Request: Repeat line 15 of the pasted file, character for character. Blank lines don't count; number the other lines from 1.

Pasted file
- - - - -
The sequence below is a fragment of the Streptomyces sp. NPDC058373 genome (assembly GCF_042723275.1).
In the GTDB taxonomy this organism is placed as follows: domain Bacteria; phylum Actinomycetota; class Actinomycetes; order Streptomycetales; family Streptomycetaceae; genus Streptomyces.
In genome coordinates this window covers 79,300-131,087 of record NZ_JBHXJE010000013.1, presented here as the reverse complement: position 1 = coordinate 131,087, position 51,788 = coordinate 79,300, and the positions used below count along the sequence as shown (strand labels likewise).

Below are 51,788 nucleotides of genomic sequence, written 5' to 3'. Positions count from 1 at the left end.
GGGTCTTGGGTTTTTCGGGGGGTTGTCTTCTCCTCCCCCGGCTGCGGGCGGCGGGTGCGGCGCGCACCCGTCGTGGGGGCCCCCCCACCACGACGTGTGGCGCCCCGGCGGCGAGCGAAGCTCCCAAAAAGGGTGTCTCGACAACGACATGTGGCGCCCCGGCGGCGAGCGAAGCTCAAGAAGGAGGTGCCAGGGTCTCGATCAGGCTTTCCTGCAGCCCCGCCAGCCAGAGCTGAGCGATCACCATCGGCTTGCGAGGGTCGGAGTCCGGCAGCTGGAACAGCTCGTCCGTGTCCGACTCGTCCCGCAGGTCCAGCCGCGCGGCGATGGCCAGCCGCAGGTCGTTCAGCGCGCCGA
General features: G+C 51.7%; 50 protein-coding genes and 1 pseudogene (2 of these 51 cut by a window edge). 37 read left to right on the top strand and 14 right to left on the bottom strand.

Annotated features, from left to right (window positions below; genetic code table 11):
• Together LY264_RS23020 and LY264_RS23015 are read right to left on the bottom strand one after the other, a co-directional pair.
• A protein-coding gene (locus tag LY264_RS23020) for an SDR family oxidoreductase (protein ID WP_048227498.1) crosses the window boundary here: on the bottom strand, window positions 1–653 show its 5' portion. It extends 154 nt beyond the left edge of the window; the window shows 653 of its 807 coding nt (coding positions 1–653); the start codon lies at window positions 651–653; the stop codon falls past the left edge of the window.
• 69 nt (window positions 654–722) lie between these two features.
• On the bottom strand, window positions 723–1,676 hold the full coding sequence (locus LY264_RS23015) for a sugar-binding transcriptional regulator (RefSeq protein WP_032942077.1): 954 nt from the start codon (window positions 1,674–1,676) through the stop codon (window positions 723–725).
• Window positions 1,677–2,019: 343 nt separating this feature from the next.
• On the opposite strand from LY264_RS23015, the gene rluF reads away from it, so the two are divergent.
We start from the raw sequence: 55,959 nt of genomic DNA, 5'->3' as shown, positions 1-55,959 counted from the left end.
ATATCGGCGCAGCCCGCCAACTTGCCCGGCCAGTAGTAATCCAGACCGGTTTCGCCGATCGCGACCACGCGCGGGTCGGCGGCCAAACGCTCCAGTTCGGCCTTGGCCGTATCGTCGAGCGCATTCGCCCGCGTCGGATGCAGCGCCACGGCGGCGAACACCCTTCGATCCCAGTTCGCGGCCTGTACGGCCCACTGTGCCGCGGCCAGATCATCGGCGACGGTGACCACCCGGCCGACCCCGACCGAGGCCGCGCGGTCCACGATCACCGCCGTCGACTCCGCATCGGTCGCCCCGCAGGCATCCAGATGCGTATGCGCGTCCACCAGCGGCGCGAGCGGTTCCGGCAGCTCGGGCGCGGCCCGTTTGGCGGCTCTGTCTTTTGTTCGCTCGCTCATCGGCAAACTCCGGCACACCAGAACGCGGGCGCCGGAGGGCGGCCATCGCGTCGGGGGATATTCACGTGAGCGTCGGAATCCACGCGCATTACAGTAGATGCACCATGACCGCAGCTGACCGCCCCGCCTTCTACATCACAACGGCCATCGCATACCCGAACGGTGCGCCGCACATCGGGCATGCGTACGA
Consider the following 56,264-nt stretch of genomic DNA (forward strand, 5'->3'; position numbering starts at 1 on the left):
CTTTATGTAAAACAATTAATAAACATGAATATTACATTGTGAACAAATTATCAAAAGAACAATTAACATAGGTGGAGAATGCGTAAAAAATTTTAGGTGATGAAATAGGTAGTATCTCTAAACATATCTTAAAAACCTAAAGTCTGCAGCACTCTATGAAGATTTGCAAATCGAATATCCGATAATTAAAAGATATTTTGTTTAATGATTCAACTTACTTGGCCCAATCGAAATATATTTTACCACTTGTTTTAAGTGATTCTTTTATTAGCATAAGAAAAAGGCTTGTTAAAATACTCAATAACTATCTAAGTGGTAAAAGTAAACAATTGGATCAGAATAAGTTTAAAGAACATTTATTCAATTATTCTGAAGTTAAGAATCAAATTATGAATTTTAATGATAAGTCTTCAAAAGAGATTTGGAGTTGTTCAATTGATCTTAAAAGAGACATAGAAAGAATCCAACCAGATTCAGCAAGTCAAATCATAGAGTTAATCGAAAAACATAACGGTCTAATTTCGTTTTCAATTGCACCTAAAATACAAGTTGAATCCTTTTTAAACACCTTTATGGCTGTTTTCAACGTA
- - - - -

ATATCGGCGCAGCCCGCCAACTTGCCCGGCCAGTAGTAATCCAGACCGGTTTCGCCGATCGCGACCACGCGCGGGTCGGCGGCCAAACGCTCCAGTTCGGCCTTGGCCGTATCGTCGAGCGCATTCGCCCGCGTCGGATGCAGCGCCACGGCGGCGAACACCCTTCGATCCCAGTTCGCGGCCTGTACGGCCCACTGTGCCGCGGCCAGATCATCGGCGACGGTGACCACCCGGCCGACCCCGACCGAGGCCGCGCGGTCCACGATCACCGCCGTCGACTCCGCATCGGTCGCCCCGCAGGCATCCAGATGCGTATGCGCGTCCACCAGCGGCGCGAGCGGTTCCGGCAGCTCGGGCGCGGCCCGTTTGGCGGCTCTGTCTTTTGTTCGCTCGCTCATCGGCAAACTCCGGCACACCAGAACGCGGGCGCCGGAGGGCGGCCATCGCGTCGGGGGATATTCACGTGAGCGTCGGAATCCACGCGCATTACAGTAGATGCACCATGACCGCAGCTGACCGCCCCGCCTTCTACATCACAACGGCCATCGCATACCCGAACGGTGCGCCGCACATCGGGCATGCGTACGA